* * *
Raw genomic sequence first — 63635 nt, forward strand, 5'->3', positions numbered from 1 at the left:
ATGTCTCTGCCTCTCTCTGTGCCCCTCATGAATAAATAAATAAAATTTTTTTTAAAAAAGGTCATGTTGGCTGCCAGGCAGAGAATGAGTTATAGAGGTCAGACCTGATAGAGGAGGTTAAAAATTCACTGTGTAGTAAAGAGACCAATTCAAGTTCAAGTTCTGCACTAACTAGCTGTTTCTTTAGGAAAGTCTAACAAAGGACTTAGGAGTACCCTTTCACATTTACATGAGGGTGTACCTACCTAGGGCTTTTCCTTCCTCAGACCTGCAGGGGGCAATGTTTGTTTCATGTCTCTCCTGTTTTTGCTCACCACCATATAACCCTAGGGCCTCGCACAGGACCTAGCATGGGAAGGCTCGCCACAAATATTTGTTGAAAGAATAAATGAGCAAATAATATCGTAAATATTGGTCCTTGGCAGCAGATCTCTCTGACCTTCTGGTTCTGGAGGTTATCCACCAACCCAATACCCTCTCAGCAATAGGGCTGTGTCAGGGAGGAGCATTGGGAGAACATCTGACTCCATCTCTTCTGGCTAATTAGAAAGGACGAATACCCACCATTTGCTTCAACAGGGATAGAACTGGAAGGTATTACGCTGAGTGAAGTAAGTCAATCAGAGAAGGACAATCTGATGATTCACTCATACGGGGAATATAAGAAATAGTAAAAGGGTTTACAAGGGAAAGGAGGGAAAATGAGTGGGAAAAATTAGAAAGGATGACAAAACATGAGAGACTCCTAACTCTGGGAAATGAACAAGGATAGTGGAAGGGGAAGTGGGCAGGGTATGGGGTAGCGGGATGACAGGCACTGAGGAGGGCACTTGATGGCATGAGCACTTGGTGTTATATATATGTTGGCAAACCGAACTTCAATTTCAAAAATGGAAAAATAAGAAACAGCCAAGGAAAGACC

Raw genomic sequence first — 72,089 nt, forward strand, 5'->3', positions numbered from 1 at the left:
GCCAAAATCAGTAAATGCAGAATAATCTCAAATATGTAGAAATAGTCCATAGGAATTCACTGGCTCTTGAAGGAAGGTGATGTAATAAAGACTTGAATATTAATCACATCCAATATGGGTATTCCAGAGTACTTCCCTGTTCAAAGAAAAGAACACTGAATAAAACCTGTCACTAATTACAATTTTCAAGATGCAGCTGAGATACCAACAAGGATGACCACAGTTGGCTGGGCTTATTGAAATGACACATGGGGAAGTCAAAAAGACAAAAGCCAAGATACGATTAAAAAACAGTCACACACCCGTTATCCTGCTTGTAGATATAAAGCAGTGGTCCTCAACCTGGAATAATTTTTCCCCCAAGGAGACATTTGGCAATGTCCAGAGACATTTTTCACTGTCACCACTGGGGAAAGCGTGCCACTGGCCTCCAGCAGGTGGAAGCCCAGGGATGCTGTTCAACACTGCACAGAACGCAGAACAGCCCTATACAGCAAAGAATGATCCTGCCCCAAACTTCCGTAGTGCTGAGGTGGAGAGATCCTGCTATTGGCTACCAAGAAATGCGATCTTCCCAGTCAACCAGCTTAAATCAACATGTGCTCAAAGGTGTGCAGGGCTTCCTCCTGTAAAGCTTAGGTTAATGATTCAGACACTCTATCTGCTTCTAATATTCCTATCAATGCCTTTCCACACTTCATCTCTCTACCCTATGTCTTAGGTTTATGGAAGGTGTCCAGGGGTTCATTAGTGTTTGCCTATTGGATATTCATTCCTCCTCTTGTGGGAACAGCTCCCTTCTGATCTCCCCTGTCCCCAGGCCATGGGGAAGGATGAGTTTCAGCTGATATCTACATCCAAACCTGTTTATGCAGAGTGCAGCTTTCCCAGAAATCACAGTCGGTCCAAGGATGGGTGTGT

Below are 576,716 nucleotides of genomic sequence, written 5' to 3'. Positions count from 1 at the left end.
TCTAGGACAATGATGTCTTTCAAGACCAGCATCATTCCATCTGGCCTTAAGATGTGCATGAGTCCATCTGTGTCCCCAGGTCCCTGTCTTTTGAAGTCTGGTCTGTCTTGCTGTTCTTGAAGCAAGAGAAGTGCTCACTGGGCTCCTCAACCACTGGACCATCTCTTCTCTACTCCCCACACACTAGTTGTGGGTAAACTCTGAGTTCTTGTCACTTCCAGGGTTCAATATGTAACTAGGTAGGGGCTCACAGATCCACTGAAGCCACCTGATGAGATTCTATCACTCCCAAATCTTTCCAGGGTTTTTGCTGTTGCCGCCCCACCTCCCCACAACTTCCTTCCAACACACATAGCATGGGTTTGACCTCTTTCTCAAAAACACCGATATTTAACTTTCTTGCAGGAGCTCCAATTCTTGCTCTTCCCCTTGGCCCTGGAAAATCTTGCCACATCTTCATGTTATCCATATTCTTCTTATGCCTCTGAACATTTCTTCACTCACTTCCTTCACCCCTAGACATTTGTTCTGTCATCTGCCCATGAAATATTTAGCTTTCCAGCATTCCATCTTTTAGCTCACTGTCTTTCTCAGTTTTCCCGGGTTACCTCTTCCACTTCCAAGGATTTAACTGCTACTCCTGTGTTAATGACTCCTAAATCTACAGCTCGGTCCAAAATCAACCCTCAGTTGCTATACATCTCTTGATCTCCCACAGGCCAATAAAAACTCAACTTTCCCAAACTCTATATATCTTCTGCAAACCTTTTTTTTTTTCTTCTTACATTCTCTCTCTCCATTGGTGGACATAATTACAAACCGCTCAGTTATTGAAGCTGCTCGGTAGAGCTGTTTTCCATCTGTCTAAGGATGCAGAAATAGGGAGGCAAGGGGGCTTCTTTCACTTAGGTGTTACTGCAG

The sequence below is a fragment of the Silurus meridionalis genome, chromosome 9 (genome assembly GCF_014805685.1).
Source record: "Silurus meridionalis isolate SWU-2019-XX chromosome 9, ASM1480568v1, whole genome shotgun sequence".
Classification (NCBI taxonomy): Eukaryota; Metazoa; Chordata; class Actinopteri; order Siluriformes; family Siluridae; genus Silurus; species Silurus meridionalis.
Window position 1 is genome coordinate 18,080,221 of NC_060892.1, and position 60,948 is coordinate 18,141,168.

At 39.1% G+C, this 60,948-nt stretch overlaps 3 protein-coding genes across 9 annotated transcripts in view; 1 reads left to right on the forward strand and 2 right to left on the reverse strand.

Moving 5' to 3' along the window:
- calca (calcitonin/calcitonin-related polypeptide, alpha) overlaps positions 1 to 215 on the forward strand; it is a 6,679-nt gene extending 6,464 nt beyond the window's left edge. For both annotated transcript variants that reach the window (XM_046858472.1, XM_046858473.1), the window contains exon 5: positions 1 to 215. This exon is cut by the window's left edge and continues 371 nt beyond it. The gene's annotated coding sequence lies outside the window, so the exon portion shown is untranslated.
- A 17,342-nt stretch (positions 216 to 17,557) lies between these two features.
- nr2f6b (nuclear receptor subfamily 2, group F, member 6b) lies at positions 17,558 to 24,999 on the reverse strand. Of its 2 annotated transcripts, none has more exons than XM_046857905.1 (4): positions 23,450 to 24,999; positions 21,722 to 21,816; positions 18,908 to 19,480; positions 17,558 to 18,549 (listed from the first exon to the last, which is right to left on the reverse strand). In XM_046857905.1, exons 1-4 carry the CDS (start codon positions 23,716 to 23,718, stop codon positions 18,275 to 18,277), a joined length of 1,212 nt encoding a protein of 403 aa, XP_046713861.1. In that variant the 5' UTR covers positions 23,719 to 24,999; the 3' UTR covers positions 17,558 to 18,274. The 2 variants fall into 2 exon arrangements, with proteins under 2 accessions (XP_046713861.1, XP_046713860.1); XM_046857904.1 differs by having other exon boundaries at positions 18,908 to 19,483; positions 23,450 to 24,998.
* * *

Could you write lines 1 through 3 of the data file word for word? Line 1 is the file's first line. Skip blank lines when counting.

Raw genomic sequence first — 63635 nt, forward strand, 5'->3', positions numbered from 1 at the left:
ATGTCTCTGCCTCTCTCTGTGCCCCTCATGAATAAATAAATAAAATTTTTTTTAAAAAAGGTCATGTTGGCTGCCAGGCAGAGAATGAGTTATAGAGGTCAGACCTGATAGAGGAGGTTAAAAATTCACTGTGTAGTAAAGAGACCAATTCAAGTTCAAGTTCTGCACTAACTAGCTGTTTCTTTAGGAAAGTCTAACAAAGGACTTAGGAGTACCCTTTCACATTTACATGAGGGTGTACCTACCTAGGGCTTTTCCTTCCTCAGACCTGCAGGGGGCAATGTTTGTTTCATGTCTCTCCTGTTTTTGCTCACCACCATATAACCCTAGGGCCTCGCACAGGACCTAGCATGGGAAGGCTCGCCACAAATATTTGTTGAAAGAATAAATGAGCAAATAATATCGTAAATATTGGTCCTTGGCAGCAGATCTCTCTGACCTTCTGGTTCTGGAGGTTATCCACCAACCCAATACCCTCTCAGCAATAGGGCTGTGTCAGGGAGGAGCATTGGGAGAACATCTGACTCCATCTCTTCTGGCTAATTAGAAAGGACGAATACCCACCATTTGCTTCAACAGGGATAGAACTGGAAGGTATTACGCTGAGTGAAGTAAGTCAATCAGAGAAGGACAATCTGATGATTCACTCATACGGGGAATATAAGAAATAGTAAAAGGGTTTACAAGGGAAAGGAGGGAAAATGAGTGGGAAAAATTAGAAAGGATGACAAAACATGAGAGACTCCTAACTCTGGGAAATGAACAAGGATAGTGGAAGGGGAAGTGGGCAGGGTATGGGGTAGCGGGATGACAGGCACTGAGGAGGGCACTTGATGGCATGAGCACTTGGTGTTATATATATGTTGGCAAACCGAACTTCAATTTCAAAAATGGAAAAATAAGAAACAGCCAAGGAAAGACC

Raw genomic sequence first — 72,089 nt, forward strand, 5'->3', positions numbered from 1 at the left: